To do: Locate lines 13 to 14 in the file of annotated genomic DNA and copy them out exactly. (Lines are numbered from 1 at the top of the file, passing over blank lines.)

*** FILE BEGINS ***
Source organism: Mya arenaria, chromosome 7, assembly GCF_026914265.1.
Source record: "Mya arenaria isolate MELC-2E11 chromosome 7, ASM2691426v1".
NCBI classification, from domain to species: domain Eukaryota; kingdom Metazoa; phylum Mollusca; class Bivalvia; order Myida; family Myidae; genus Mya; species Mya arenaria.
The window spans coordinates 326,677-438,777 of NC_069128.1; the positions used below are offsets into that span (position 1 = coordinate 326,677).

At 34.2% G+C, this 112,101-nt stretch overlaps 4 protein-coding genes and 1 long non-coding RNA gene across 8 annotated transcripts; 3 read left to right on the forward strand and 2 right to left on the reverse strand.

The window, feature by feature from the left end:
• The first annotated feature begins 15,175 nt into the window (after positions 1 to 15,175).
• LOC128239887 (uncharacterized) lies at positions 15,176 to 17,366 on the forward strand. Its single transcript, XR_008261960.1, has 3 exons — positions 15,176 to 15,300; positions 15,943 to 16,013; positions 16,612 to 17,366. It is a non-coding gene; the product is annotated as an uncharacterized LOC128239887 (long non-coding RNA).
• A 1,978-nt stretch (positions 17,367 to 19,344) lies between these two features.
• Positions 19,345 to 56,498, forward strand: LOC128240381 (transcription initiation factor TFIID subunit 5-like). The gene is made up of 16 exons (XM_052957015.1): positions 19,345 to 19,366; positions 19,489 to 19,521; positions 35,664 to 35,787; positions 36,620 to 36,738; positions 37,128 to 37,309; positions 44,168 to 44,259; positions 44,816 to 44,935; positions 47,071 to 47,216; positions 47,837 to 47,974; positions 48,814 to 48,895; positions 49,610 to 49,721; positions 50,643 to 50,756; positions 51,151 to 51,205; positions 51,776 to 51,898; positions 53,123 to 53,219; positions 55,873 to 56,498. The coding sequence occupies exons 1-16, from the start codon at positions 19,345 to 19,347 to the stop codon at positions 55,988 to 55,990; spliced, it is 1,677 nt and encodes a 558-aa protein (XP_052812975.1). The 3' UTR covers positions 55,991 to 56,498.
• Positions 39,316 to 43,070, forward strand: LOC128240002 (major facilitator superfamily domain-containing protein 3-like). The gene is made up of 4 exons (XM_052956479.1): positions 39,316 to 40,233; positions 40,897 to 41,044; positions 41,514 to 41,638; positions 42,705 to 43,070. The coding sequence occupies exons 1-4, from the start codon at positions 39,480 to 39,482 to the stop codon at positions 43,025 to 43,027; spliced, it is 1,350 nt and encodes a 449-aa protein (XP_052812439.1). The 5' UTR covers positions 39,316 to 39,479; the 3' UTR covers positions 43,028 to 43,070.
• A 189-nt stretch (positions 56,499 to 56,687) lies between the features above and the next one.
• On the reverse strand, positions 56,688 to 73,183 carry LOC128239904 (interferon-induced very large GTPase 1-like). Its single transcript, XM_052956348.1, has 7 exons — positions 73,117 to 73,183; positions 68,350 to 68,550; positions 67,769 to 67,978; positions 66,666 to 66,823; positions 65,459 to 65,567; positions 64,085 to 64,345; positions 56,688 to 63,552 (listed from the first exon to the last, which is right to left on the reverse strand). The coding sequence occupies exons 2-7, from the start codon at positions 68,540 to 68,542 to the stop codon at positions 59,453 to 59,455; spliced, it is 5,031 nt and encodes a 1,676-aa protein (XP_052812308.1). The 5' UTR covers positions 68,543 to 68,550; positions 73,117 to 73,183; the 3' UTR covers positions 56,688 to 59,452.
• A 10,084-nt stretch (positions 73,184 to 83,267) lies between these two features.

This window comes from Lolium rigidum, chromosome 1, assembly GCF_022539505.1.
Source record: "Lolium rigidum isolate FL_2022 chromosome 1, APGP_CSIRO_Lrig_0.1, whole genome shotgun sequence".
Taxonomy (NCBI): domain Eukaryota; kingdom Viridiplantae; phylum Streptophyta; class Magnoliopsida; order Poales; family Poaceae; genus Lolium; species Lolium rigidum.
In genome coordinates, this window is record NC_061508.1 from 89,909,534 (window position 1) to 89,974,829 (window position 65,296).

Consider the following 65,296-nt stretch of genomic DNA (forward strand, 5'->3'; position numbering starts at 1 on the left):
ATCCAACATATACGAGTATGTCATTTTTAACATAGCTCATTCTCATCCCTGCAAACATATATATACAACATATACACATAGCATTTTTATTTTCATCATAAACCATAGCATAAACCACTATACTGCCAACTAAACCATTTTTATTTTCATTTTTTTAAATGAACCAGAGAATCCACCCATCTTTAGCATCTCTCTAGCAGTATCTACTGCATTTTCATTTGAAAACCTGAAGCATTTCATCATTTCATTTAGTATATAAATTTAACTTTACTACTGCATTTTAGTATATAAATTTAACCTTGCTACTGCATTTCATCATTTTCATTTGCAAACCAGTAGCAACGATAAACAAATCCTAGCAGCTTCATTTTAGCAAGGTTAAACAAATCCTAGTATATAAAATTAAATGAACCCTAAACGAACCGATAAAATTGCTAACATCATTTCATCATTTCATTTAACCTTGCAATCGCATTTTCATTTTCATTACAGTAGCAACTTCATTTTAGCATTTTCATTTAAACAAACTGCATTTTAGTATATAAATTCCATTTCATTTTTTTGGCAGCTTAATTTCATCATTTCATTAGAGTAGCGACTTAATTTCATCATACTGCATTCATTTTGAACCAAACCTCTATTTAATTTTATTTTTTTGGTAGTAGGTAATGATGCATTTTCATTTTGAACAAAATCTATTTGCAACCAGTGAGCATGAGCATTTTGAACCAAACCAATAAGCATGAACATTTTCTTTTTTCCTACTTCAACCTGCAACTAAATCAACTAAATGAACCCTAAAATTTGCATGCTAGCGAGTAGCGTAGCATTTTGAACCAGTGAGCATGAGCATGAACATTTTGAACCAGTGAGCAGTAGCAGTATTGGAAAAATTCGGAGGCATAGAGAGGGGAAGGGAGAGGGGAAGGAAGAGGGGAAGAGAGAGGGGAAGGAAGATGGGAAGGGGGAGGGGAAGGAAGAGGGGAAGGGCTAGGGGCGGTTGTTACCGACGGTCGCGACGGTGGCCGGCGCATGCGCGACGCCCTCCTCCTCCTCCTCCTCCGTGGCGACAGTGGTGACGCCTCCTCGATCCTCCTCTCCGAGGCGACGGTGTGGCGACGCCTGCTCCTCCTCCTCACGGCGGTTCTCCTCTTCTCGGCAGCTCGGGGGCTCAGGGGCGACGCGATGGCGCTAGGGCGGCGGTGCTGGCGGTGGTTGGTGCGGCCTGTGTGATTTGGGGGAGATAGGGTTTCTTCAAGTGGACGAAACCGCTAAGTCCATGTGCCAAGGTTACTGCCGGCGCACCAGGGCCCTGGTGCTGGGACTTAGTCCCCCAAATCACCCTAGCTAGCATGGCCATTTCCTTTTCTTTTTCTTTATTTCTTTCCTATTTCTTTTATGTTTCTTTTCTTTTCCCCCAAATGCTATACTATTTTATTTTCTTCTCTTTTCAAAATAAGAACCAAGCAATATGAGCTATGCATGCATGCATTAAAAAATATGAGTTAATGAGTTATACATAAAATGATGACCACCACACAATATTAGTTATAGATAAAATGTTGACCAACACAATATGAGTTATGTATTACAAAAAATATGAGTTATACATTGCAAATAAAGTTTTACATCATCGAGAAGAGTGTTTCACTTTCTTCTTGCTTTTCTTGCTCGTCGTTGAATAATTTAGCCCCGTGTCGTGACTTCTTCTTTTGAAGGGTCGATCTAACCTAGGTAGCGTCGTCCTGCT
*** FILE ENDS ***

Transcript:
• On the reverse strand, positions 56,688 to 73,183 carry LOC128239904 (interferon-induced very large GTPase 1-like). Its single transcript, XM_052956348.1, has 7 exons — positions 73,117 to 73,183; positions 68,350 to 68,550; positions 67,769 to 67,978; positions 66,666 to 66,823; positions 65,459 to 65,567; positions 64,085 to 64,345; positions 56,688 to 63,552 (listed from the first exon to the last, which is right to left on the reverse strand). The coding sequence occupies exons 2-7, from the start codon at positions 68,540 to 68,542 to the stop codon at positions 59,453 to 59,455; spliced, it is 5,031 nt and encodes a 1,676-aa protein (XP_052812308.1). The 5' UTR covers positions 68,543 to 68,550; positions 73,117 to 73,183; the 3' UTR covers positions 56,688 to 59,452.
• A 10,084-nt stretch (positions 73,184 to 83,267) lies between these two features.